Your motorcycle’s air filter is quite an important component which is often overlooked

When we talk about the maximum performance of a motorcycle, we only look at the engine for power and tyres for grip. If the engine has a higher compression ratio, you need to look out for fuel additives too. But what about the air which goes into the engine? The engine will deliver its peak performance only when it is fed with clean air.

In a country like India where you’ll find fine dust particles everywhere. On top of that, there is mixed impurities as well as the particulate matter which settles on the pore of the air filter and reduce its effectiveness. So here we’ll discuss the various types of motorcycle air filters and how you can clean them. How often should you do the same will also be discussed here.

Let’s talk about the types of air filter available for your bike in India. There are basically three types of air filters – Paper, Foam, and Cotton.

Paper Type Air Filter


Most motorcycles from the lower end to performance segment in India comes equipped with Paper filters. Paper filters are the most basic and are disposable in nature. When a paper filter is full of grime it needs to be replaced with a new one. This is because you just cannot clean a paper filter as doing so will tear it apart and render it useless.


Paper filters are thus required to change about every 6000 km or so. This is usually mentioned in the owner’s manual of a bike about when to change the air filter. If you ride your bike through
dusty places more often, consider replacing the air filter more frequently. You can try cleaning paper air filter by using kerosene or petrol but it is better to change since it comes disposably cheap.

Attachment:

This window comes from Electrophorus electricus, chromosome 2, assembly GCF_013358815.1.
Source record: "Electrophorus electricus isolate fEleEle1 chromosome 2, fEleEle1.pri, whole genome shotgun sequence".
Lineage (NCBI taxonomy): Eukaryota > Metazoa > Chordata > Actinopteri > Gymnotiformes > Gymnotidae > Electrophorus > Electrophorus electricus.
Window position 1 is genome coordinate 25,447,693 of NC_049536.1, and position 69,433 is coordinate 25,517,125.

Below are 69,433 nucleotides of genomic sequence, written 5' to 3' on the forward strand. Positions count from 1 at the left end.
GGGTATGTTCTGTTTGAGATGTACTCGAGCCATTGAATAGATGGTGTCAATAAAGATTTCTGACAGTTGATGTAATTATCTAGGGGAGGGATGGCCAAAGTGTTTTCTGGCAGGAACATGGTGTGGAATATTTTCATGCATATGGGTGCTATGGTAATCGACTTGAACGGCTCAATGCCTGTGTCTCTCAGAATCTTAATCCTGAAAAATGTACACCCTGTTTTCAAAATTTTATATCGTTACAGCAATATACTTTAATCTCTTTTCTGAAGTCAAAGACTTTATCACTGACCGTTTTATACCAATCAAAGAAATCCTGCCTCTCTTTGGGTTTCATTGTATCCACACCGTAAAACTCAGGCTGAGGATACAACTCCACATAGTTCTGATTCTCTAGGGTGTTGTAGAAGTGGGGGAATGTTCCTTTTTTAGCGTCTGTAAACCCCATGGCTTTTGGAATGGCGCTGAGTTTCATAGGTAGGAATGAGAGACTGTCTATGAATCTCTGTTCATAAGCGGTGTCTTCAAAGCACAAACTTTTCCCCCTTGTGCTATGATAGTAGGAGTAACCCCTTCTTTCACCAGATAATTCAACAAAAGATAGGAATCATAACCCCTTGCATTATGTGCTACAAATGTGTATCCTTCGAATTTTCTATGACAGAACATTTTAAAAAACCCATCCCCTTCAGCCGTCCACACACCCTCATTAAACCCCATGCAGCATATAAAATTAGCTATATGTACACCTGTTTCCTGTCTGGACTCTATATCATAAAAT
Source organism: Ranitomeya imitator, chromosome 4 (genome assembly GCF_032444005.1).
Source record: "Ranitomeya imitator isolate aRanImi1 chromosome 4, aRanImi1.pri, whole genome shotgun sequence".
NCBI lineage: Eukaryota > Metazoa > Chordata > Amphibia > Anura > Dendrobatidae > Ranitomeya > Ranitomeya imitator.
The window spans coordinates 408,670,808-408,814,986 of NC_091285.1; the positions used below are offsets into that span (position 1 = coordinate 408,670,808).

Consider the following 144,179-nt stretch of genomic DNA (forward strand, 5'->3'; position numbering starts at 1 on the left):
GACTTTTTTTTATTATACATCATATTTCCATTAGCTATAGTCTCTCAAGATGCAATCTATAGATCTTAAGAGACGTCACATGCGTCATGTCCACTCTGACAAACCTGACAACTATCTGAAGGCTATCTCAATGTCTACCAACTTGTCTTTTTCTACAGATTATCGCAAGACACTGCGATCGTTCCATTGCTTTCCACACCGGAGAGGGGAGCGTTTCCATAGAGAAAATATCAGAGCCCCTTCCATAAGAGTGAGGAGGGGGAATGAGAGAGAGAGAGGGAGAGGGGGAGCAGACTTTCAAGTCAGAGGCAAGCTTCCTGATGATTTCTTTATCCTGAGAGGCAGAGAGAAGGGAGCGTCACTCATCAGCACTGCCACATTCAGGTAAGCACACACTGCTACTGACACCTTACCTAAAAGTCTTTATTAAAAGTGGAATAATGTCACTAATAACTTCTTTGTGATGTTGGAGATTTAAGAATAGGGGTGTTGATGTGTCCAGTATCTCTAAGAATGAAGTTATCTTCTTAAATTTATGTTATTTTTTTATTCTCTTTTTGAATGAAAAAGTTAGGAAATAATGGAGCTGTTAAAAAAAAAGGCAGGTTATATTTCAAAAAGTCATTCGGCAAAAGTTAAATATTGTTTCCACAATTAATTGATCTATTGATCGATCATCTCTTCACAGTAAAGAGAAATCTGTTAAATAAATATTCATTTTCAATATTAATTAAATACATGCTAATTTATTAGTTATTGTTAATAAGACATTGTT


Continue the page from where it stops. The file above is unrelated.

Foam Type Air Filter

Some motorcycles manufacturer choose to equip their bikes with foam filters. Foam filters are wet filters, they actually look like a common household sponge. But there is a catch, foam filter are designed according to the usage. If you are using an off-road bike, dense foam filter is used to catch all that sand and dirt. For normal road usage, lighter foam is used which will allow more air to pass for higher performance.


Foam filter doesn’t block the dust particles rather it catches them. Here the foam is oiled with special oil. This oil sticks to the foam material and then catches the dust particles. Moreover, the foam filters are thicker than any other type of filters. This makes the best to any type of usage. Foam filters have a very long life. They are virtually immortal, means all you need to do is clean them after every 10,000 to 12,000 km or so and use them again.

For cleaning a foam filter, first, remove it from the airbox. If you don’t know, refer to the user manual and follow the proper instructions. After you have removed the foam air filter. cover the airbox so that unnecessary dust particles do not enter into the intake port. Next, get ready with the air filter cleaning kit. This cleaning kit comes with two main chemicals – one a degreaser and other is filter oil or recharge oil.

Be careful not to over squeeze the foam filter

Now, slap on a pair of gloves to avoid coming in contact with the chemicals (just a precaution) and get the dirty foam filter out of the housing. Knock out the loose dust and then apply degreaser or the filter cleaner. Thoroughly massage the whole foam material and keep on spraying cleaner. You can see some dark gooey substance dripping down, that’s actually the magic spell of foam cleaner.